At first an inversion layer will inhibit thunderstorm formation because rising parcels from the surface will not be able to penetrate through this layer. However, as the day progresses and the atmosphere gradually warms from below the inversion layer erodes away, and surface parcels become warm enough to "break through" the old inversion layer and reach the unstable atmosphere above. All day the sun's energy was used to heat the lower atmosphere and increase the water vapor content by evaporation essentially adding more energy to the lower atmosphere. When parcels are finally able to "break through", it is like blowing the lid off of a pressure cooker. This is depicted graphically on this convection cap page from USA Today An illustrative diagram of a convective cap and how the environmental air temperature changes during the day is shown in following diagram: Click here to view the diagram.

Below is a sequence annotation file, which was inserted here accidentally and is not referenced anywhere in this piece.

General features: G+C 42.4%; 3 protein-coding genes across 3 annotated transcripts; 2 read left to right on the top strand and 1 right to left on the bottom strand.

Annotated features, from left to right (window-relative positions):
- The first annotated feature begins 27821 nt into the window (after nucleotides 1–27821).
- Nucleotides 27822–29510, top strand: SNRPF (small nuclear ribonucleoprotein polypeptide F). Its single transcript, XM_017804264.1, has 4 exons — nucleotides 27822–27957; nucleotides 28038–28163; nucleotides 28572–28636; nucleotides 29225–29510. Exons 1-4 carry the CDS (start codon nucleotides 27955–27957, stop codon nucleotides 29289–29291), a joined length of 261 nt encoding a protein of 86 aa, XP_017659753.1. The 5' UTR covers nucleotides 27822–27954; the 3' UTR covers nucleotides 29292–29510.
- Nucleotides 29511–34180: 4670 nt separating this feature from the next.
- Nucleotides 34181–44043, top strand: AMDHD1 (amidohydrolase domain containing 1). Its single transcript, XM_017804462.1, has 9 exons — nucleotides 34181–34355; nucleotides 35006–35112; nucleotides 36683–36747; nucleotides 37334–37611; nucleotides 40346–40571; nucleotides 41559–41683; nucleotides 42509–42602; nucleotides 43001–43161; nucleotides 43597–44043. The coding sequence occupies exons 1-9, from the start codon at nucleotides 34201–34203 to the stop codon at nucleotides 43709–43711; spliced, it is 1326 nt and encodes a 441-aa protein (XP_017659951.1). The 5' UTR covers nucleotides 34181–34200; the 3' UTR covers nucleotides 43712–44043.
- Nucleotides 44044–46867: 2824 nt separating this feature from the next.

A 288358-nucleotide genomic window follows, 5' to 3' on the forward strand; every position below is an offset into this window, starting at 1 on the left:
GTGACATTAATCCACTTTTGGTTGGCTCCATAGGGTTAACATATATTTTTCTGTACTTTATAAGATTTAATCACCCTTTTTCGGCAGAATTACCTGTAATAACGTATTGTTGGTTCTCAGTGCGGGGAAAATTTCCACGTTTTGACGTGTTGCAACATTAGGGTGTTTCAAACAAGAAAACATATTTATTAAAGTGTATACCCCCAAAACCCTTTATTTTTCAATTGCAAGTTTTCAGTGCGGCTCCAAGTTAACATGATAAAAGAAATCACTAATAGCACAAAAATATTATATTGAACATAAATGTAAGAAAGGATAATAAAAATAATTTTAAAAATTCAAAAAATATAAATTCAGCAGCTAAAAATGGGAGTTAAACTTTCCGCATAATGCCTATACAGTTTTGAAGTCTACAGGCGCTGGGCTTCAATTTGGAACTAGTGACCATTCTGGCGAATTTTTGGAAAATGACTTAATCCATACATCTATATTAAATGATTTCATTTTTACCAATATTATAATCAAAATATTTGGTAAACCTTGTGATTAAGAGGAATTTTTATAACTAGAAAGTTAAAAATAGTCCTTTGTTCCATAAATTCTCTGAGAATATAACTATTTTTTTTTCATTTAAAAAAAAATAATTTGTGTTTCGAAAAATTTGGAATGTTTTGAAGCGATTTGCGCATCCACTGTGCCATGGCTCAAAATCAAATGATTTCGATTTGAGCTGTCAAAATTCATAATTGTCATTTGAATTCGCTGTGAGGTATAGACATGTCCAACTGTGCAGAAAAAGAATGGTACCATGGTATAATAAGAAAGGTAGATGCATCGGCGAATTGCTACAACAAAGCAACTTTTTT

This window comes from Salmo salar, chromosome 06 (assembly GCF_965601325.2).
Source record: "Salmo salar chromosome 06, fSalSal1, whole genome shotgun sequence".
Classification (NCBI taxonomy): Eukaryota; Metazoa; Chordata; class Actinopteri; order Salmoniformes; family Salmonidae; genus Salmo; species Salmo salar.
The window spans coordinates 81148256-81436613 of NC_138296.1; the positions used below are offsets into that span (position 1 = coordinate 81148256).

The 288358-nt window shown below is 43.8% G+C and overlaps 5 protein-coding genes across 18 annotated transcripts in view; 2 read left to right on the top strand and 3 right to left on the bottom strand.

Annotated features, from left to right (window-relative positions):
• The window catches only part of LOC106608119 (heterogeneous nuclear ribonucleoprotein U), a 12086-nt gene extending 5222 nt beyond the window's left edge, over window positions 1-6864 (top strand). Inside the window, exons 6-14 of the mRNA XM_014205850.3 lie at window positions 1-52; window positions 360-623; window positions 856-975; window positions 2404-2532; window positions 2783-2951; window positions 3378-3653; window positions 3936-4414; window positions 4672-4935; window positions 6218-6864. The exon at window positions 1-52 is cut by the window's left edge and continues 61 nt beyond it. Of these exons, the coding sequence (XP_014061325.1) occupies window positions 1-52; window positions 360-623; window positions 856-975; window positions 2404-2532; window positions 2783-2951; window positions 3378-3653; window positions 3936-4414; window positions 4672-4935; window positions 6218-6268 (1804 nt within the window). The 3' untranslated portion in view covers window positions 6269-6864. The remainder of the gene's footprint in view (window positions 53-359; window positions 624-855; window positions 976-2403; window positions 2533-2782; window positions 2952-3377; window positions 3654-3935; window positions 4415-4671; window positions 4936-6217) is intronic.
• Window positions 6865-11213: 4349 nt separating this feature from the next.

Other Tornado Links

A comprehensive web page covering the formation and occurence of tornadoes is given in the NOAA web page: Tornado Basics

Another informative guide (updated in Jan 2015), which includes answers to freuqently asked questions about tornadoes and includes links to historical tornadoes, is hosted by the US STORM PREDICTION CENTER is available fom The Online Tornado FAQ.

[Home] [Lectures] [Previous] [Next]